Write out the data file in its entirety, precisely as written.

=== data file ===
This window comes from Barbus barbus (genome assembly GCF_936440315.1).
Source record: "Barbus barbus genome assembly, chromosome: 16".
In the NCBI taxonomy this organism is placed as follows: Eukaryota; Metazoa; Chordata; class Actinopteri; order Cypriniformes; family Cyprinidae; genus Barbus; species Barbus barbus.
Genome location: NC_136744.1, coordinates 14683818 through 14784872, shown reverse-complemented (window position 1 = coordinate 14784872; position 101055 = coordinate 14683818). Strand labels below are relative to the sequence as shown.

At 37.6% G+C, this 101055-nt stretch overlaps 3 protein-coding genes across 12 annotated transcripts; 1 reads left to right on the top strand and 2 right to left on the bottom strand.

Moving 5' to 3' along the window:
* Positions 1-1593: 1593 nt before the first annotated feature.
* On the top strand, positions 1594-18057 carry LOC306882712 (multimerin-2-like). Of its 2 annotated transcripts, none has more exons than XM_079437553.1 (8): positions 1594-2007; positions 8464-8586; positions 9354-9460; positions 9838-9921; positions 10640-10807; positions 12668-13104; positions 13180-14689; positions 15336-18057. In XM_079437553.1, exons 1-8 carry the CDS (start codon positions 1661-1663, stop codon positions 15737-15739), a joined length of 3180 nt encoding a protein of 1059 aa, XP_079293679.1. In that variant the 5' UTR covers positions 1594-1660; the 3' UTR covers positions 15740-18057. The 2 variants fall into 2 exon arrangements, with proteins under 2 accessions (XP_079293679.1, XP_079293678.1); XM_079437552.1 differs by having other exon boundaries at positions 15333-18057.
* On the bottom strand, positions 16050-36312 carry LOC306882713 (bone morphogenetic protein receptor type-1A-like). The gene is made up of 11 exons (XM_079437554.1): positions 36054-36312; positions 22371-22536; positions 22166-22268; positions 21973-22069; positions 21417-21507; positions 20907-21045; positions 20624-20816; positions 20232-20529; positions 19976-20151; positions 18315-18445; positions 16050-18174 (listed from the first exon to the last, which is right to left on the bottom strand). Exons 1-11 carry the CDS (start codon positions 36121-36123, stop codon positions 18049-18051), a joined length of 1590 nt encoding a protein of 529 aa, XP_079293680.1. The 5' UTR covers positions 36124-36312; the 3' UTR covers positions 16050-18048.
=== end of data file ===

This window comes from Barbus barbus (genome assembly GCF_936440315.1).
Source record: "Barbus barbus genome assembly, chromosome: 16".
In the NCBI taxonomy this organism is placed as follows: Eukaryota; Metazoa; Chordata; class Actinopteri; order Cypriniformes; family Cyprinidae; genus Barbus; species Barbus barbus.
Genome location: NC_136744.1, coordinates 14683818 through 14784872, shown reverse-complemented (window position 1 = coordinate 14784872; position 101055 = coordinate 14683818). Strand labels below are relative to the sequence as shown.

At 37.6% G+C, this 101055-nt stretch overlaps 3 protein-coding genes across 12 annotated transcripts; 1 reads left to right on the top strand and 2 right to left on the bottom strand.

Moving 5' to 3' along the window:
* Positions 1-1593: 1593 nt before the first annotated feature.
* On the top strand, positions 1594-18057 carry LOC306882712 (multimerin-2-like). Of its 2 annotated transcripts, none has more exons than XM_079437553.1 (8): positions 1594-2007; positions 8464-8586; positions 9354-9460; positions 9838-9921; positions 10640-10807; positions 12668-13104; positions 13180-14689; positions 15336-18057. In XM_079437553.1, exons 1-8 carry the CDS (start codon positions 1661-1663, stop codon positions 15737-15739), a joined length of 3180 nt encoding a protein of 1059 aa, XP_079293679.1. In that variant the 5' UTR covers positions 1594-1660; the 3' UTR covers positions 15740-18057. The 2 variants fall into 2 exon arrangements, with proteins under 2 accessions (XP_079293679.1, XP_079293678.1); XM_079437552.1 differs by having other exon boundaries at positions 15333-18057.
* On the bottom strand, positions 16050-36312 carry LOC306882713 (bone morphogenetic protein receptor type-1A-like). The gene is made up of 11 exons (XM_079437554.1): positions 36054-36312; positions 22371-22536; positions 22166-22268; positions 21973-22069; positions 21417-21507; positions 20907-21045; positions 20624-20816; positions 20232-20529; positions 19976-20151; positions 18315-18445; positions 16050-18174 (listed from the first exon to the last, which is right to left on the bottom strand). Exons 1-11 carry the CDS (start codon positions 36121-36123, stop codon positions 18049-18051), a joined length of 1590 nt encoding a protein of 529 aa, XP_079293680.1. The 5' UTR covers positions 36124-36312; the 3' UTR covers positions 16050-18048.